Dr. Brown's manual breast pump

If you live a life that sometimes takes you away from electrical outlets (that's most of us!), then you'll absolutely want a manual breast pump in your arsenal. With two pumping modes to promote efficient milk expression and a comfort-fitted shield, a manual pump is simply the most convenient pump to take along and use. Although it may not get as much glory as an electric pump, we really appreciate how quick and easy this manual pump is to use—and how liberating it is not to stress about finding a power supply.


Nipple Shields and Sterilization Case

Dr. Brown's nipple shields

There is a bit of a learning curve to breastfeeding—for both mamas and babies. Thankfully, even if there are some physical challenges (like inverted nipples or a baby's tongue tie) or nursing doesn't click right away, silicone nipple shields can be a huge help. With a convenient carry case that can be sterilized in the microwave, you don't have to worry about germs or bacteria either. 🙌


Silicone One-Piece Breast Pump

Dr. Brown's silicone pump

When you are feeding your baby on one breast, the other can still experience milk letdown—which means it's a golden opportunity to save some additional milk. With a silent, hands-free silicone pump, you can easily collect milk while nursing.


Breast to Bottle Pump & Store Feeding Set

After a lifetime of nursing from the breast, introducing a bottle can be a bit of a strange experience for babies. Dr. Brown's Options+™ and slow flow bottle nipples were designed with this in mind to make the introduction to bottles smooth and pleasant for parents and babies. As a set that seamlessly works together from pumping to storing milk to bottle feeding, you don't have to stress about having everything you need to keep your baby fed and happy either.


Washable Breast Pads

washable breast pads

Mamas' bodies are amazingly made to help breast milk flow when it's in demand—but occasionally also at other times. Especially as your supply is establishing or your breasts are fuller as the length between feeding sessions increase, it's helpful to use washable nursing pads to prevent breast milk from leaking through your bra.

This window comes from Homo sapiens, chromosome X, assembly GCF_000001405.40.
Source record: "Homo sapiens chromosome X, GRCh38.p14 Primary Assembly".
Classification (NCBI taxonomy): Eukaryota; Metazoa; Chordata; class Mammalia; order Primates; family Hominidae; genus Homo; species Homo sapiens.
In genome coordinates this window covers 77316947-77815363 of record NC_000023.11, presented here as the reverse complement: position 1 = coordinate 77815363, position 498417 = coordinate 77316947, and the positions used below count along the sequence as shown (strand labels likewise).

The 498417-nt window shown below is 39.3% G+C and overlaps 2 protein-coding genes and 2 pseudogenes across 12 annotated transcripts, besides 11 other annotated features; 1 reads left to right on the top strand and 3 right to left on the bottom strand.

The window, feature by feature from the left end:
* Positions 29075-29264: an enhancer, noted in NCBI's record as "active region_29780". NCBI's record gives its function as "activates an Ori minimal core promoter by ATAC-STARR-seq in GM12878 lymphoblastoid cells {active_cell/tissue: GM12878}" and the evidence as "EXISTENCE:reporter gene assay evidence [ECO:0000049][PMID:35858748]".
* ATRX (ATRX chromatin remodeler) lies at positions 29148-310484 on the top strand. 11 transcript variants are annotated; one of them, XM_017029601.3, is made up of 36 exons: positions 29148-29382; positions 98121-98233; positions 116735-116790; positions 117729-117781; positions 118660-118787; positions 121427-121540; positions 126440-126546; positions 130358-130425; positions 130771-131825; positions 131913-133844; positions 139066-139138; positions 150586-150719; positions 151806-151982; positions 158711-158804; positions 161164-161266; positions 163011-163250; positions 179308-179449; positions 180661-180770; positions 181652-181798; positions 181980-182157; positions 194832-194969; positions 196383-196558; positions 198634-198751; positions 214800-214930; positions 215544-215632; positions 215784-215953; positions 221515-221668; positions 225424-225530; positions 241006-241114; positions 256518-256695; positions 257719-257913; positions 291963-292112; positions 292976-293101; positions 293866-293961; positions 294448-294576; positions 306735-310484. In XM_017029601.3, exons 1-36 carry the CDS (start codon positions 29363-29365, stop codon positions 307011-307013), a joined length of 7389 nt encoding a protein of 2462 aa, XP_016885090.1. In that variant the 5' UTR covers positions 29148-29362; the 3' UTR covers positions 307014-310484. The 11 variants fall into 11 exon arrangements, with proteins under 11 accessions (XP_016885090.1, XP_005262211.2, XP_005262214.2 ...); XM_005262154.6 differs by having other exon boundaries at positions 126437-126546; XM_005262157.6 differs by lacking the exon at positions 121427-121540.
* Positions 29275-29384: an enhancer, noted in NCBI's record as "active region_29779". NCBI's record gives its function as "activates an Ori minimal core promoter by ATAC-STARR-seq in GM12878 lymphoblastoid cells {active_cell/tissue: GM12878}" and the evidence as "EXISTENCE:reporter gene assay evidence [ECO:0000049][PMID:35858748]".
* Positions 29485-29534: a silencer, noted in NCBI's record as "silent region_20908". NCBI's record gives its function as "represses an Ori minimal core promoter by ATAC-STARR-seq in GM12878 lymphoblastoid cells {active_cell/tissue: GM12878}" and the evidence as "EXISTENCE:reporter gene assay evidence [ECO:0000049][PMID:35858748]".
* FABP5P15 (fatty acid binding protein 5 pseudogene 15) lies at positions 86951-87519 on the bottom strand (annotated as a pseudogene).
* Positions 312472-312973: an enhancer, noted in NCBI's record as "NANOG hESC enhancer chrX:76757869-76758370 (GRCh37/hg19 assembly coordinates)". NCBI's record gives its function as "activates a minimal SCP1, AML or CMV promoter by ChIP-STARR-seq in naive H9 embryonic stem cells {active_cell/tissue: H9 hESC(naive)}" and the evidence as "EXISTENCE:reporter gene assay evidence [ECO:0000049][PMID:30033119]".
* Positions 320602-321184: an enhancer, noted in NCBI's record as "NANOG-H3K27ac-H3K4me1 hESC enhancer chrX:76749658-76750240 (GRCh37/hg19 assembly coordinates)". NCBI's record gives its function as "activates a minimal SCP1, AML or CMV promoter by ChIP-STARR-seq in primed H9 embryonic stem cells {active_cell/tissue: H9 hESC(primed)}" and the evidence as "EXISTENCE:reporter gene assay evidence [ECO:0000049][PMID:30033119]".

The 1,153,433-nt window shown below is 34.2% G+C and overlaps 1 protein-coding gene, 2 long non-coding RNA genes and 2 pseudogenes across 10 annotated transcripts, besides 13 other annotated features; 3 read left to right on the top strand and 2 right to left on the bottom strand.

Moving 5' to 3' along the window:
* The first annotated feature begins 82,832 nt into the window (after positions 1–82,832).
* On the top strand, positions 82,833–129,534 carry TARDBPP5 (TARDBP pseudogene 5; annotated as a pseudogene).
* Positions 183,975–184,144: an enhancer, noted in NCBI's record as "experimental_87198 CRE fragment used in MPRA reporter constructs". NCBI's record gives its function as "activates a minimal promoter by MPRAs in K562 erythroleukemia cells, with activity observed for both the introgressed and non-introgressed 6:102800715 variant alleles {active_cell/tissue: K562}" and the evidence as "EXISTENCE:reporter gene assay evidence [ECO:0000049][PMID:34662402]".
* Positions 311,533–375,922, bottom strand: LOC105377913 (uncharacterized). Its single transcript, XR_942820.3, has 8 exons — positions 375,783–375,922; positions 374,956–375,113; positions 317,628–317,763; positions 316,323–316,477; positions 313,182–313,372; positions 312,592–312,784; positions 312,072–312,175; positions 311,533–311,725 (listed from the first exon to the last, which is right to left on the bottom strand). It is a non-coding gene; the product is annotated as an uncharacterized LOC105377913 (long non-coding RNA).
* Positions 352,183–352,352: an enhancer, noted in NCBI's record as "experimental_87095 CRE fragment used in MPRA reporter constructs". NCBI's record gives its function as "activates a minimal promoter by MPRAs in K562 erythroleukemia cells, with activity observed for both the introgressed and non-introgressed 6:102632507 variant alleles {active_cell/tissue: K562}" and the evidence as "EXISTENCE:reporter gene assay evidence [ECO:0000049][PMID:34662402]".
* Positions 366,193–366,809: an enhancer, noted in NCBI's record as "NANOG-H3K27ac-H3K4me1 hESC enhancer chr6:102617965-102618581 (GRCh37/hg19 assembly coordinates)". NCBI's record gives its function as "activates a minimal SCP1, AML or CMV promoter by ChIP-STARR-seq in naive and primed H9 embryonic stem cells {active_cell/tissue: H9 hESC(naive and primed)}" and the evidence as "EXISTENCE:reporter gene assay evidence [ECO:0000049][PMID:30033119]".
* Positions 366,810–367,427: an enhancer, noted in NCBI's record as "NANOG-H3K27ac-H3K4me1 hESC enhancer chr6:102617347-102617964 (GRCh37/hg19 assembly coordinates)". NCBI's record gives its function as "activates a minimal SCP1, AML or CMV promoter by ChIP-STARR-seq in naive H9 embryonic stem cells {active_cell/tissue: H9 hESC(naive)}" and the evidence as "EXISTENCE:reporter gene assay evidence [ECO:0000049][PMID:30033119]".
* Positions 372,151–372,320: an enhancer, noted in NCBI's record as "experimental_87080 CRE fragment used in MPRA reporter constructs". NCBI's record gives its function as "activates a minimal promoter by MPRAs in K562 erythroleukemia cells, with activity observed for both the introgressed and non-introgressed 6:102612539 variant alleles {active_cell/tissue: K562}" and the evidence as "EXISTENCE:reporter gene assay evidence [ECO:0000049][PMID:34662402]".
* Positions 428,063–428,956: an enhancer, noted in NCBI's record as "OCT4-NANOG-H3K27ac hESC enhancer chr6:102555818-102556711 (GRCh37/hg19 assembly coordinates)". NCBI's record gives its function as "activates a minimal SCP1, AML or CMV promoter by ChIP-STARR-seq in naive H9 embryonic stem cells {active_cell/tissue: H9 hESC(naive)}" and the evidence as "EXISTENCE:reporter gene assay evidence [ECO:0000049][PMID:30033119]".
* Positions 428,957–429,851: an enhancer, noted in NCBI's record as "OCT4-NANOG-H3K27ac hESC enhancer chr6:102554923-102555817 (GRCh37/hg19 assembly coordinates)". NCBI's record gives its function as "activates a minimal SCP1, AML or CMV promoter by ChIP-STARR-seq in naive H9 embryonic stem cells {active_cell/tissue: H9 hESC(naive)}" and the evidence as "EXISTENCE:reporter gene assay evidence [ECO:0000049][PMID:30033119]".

Breast Milk Storage Bags

Dr. Brown's milk storage bags

The essential for mamas who do any pumping, breast milk storage bags allow you to easily and safely seal expressed milk in the refrigerator or freezer. Dr. Brown's™ Breast Milk Storage Bags take it even further with extra thick walls that block out scents from other food items and feature an ultra secure lock to prevent leaking.


Watch one mama's review of the new Dr. Brown's breastfeeding line here:

This article was sponsored by Dr. Brown's. Thank you for supporting the brands that support Motherly and mamas.

Our Partners

It’s science: Vacations make your kids happy long after they’re over

Whether you're planning a quick trip to the lake or flying the fam to a resort, the results are the same: A happier, more connected family.

Whether you're looking for hotels or a rental home for a safe family getaway, or just punching in your credit card number to reserve a spot in a campground a couple of states over, the cost of vacation plans can make a mom wince. And while price is definitely something to consider when planning a family vacation, science suggests we should consider these trips—and their benefits—priceless.

Research indicates that family vacations are essential. They make our, kids (and us) happier and build bonds and memories.

Keep reading Show less

What you need to know about President Trump's Supreme Court pick

The President has reportedly selected his third SCOTUS nominee.

President Donald Trump has chosen his third pick for the Supreme Court—and he picked a mom.

The New York Times reports President Trump is choosing Judge Amy Coney Barrett as his nominee. An official statement is scheduled for Saturday.

Keep reading Show less